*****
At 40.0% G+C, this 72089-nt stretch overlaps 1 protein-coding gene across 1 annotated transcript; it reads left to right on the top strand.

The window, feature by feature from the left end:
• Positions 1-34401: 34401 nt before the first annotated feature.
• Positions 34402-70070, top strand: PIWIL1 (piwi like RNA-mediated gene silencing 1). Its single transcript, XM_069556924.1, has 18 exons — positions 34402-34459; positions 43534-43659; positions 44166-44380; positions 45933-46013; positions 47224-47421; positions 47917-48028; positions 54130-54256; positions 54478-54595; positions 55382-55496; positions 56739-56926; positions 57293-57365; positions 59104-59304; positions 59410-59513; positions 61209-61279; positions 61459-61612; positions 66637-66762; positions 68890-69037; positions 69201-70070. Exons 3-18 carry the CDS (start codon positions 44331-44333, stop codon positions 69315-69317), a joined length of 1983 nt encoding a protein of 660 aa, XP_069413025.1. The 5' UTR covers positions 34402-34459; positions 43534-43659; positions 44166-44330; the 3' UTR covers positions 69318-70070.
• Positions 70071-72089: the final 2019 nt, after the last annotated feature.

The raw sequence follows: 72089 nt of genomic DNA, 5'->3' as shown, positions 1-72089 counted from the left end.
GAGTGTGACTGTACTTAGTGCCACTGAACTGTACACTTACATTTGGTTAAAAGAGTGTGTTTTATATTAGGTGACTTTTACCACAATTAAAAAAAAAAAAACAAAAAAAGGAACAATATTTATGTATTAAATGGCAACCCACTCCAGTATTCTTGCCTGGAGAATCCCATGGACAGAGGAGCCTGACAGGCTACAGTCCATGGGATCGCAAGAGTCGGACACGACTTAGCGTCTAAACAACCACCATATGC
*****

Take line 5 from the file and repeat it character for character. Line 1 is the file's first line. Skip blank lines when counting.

• Positions 70071-72089: the final 2019 nt, after the last annotated feature.